DeLIMITations: Mapping the border of 1821 between Mexico and the United States

OPC, in association with the Instituto Vallartense de Cultura, are honored to present DeLIMITations: Mapping the border of 1821 between Mexico and the United States, a site-specific installation by artists Marcos Ramírez ERRE and David Taylor.

DeLIMITations is a 2,400 mile long installation invoking nineteenth-century exploration and conquest expeditions. In 2014, artists Marcos Ramírez ERRE and David Taylor set out to trace the historical 1821 border between Mexico and the western territories of the United States. That border stretched from the present-day Oregon/California state line to the Gulf of Mexico just west of Louisiana, and had previously only existed as a reference on historic maps and treaty documents because it had never been surveyed or physically marked.

For DeLIMITations, ERRE and Taylor asked the question, “What would Mexico and the United States look like if that boundary had been fully realized?” ERRE and Taylor, accompanied by filmmaker José Inerzia, who helped document the process, drove a van outfitted to serve as a mobile command center, fabrication space, and camper along the 1821 border. The artists successfully installed 47 obelisks in a vast landscape that encompasses the 2.1 million square kilometers of land ceded to the United States in the Treaty of Guadalupe Hidalgo after the War between Mexico and the United States (1846-1848).

The first monument was placed on the Pacific coast near Brookings, Oregon, and the last at the mouth of the Sabina River, near Port Arthur, Texas. Cities and towns along the historic border include Brookings, OR; New Pine Creek, CA; Denio, NV; McDermitt, NV; Jackpot, NV; Medicine Bow, WY; Leadville, CO; Cañon City, CO; Pueblo, CO; The Board, CO; Syracuse, KS; Garden City, KS; Dodge City, KS; Texarkana, TX; Orange, TX; and Port Arthur, TX. All these cities and towns would have been frontier had the border remained as such.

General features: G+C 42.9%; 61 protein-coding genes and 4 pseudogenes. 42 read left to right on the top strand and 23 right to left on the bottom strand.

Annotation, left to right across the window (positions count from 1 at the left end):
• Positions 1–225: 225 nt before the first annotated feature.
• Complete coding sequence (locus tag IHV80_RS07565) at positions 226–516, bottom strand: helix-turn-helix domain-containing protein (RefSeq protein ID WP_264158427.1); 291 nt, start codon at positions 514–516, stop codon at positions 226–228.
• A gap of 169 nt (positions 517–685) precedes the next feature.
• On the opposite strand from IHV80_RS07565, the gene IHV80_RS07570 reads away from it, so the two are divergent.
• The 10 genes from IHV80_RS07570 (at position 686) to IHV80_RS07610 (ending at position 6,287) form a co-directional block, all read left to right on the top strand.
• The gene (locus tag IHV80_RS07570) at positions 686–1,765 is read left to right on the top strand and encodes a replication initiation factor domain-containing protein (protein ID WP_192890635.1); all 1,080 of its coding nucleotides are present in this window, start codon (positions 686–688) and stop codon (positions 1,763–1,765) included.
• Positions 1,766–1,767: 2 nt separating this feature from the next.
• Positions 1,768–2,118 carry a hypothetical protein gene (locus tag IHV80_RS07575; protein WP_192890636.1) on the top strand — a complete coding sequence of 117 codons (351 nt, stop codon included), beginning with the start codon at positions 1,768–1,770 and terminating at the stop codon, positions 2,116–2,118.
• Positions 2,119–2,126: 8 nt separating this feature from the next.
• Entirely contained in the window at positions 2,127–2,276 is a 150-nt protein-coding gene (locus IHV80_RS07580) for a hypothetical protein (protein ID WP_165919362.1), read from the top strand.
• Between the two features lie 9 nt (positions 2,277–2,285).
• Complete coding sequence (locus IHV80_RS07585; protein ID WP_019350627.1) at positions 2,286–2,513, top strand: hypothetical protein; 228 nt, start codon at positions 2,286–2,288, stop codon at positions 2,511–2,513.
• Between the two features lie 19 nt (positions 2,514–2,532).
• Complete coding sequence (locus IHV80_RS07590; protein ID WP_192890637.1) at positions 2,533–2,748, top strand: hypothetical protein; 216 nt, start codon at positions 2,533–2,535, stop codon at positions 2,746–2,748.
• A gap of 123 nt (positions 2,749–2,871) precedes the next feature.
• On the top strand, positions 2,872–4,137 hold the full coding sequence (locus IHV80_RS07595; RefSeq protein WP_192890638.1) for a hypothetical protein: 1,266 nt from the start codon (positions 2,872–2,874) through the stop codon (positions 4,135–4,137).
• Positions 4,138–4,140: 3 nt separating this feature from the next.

The work of Ramírez and Taylor questions the immutability and permanence of the borders at a time when territorial entitlements are disputed around the world. By making the original border visible, they recognize the territory that Mexico lost and claim for the present. They do not necessarily challenge the current border, but insist on the recognition that the United States and Mexico have a complex and shared history and a common interest.

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The monuments placed along the border of 1821 will remain for an indeterminate time, although they will undoubtedly be displaced and the marked line will vanish.

Opening: Saturday, October 7, 7PM

October 7, 2017 to January 13, 2018

Juárez 598, Centro, Puerto Vallarta, Jalisco

By Marcos Ramirez ERRE and David Taylor

 

 

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